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streetcars

Where are Baltimore’s Streetcars?

Baltimore, 1943. What your grand momma used to ride. (Photo Library of Congress)

At its peak in 1929, Baltimore’s streetcar system had over 400 miles of track. Lines went in every direction – North on Maryland and Charles St, east and west on North Ave., northwest on Penn and Madison Ave., through Locust Point via Fort Ave.  Almost every part of the city could be reached within 1/2 hour by streetcar. Most of the stations were mini-communities within larger neighborhoods – step off the streetcar, and you would see a bowling alley, a pharmacy, general store, and some newsstands right in front of you.  To see how comprehensive the system once was, check out the Baltimore Transit Archive streetcar route map from 1895.  Another streetcar map from 1924 can be viewed here. The odd metal tracks you sometimes see peaking out from the asphalt on Key Highway and in Fells Point are the last decaying remnants of a once great transportation system.  A Rome within Baltimore.

What happened? The depression, the suburbs, cars, and poor management were factors in the system’s demise. But the primary reason why Baltimore, and most other cities, dismantled their networks had to do with monopolistic and unscrupulous  practices by GM, Firestone Tire, and other companies who had financial interests in eliminating competition to make way for cars and buses.  A conglomerate of powerful corporations illegally bought streetcar lines out. While some people think healthy competition led to the “best product” (automobiles/buses) winning, monopolistic practices are often overlooked.   In free market competition, the best product at the equilibrium market price will usually win.  Well, except in cases where one competitor completely buys out and dismantles the competition.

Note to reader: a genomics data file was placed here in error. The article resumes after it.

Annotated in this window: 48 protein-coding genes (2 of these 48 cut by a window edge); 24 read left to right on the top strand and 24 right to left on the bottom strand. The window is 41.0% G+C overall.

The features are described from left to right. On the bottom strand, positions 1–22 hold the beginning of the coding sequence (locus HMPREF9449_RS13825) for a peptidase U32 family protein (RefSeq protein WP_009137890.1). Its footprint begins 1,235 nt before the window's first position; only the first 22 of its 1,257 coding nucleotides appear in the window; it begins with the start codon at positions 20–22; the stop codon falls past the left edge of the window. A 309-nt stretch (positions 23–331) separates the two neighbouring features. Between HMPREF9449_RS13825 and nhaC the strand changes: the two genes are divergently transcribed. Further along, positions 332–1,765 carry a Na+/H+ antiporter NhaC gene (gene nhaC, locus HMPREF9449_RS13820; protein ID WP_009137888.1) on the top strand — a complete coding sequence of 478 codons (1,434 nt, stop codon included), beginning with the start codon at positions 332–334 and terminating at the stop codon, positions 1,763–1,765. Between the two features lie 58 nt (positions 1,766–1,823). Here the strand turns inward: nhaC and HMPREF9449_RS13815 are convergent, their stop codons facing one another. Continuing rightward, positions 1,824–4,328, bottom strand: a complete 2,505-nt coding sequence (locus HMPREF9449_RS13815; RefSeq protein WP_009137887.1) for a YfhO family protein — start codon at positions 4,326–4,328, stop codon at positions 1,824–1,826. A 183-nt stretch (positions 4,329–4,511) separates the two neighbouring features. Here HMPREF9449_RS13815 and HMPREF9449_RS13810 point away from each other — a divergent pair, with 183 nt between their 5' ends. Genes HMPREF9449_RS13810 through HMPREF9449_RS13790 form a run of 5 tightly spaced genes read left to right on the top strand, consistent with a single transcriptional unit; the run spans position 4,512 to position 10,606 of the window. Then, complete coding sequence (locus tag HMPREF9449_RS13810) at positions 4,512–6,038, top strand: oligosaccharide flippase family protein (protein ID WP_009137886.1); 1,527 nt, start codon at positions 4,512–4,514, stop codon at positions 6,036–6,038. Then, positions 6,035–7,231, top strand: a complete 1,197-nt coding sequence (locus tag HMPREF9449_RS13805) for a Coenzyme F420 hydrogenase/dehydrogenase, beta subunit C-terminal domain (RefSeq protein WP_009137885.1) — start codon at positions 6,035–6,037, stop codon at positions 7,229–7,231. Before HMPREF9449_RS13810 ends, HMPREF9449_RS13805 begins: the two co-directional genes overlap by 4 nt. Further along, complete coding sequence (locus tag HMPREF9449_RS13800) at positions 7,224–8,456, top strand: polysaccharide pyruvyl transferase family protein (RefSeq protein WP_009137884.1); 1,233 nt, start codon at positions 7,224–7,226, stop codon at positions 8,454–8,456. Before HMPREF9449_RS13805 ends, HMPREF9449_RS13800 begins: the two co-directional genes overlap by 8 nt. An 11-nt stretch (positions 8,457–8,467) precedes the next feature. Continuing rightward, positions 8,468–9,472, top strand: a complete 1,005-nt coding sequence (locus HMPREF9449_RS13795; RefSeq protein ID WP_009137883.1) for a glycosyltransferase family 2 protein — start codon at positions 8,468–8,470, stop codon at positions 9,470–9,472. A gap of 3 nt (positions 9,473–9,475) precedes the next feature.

Modern Day Portland Streetcar

Dismantling our streetcar system had a deleterious effect on mobility, urban growth patterns, and the environment. Baltimore should bring these systems back like Cincinnati, DC, and Charlotte are doing. Here is why:

  • Economic development – We have ungodly blight in some neighborhoods, and even some of our better main streets are struggling with vacancies and lack of foot traffic.  Streetcars encourage new businesses, increase street life, and make nearby development sites more attractive. See this report on the economic benefits Portland’s streetcar had.
  • Mobility – Faster than buses, more convenient and accessible routes than light rail, a comprehensive streetcar system could be a game changer in getting around Baltimore without a car.
  • Tourism -  Tourists are more likely to take a streetcar to a museum or to the Inner Harbor than they would a bus.  Streetcars would also attract more choice riders.  Though MTA buses are fine vehicles, fixed rail transit is a more comfortable ride with straight-forward routes which encourage out of town riders.
  • Style - You can’t discount the experience.  Streetcars are more comfortable and quieter than buses.
  • Other cities are doing it – Yes, this is a good reason, despite what your parents told you. FTA Urban Circulator grants are serving as the impetus for streetcar projects all over the country. In 10 years, not having at least the beginning of a streetcar network will be like not having buses today.  More people are going to expect streetcars as a transportation mode and as an urban amenity in larger cities.  We shouldn’t be left out.

There is some momentum. Charles Street Development Corporation initiated a streetcar study for Charles Street.  The ridership numbers for the Charm City Circulator, with routes that roughly mimic possible future streetcar alignments, are also promising. Now is the time to be bold. If we could put a man on the moon, we can bring streetcars back to Baltimore.

*Shoutout to the Baltimore Streetcar Museum. Go visit.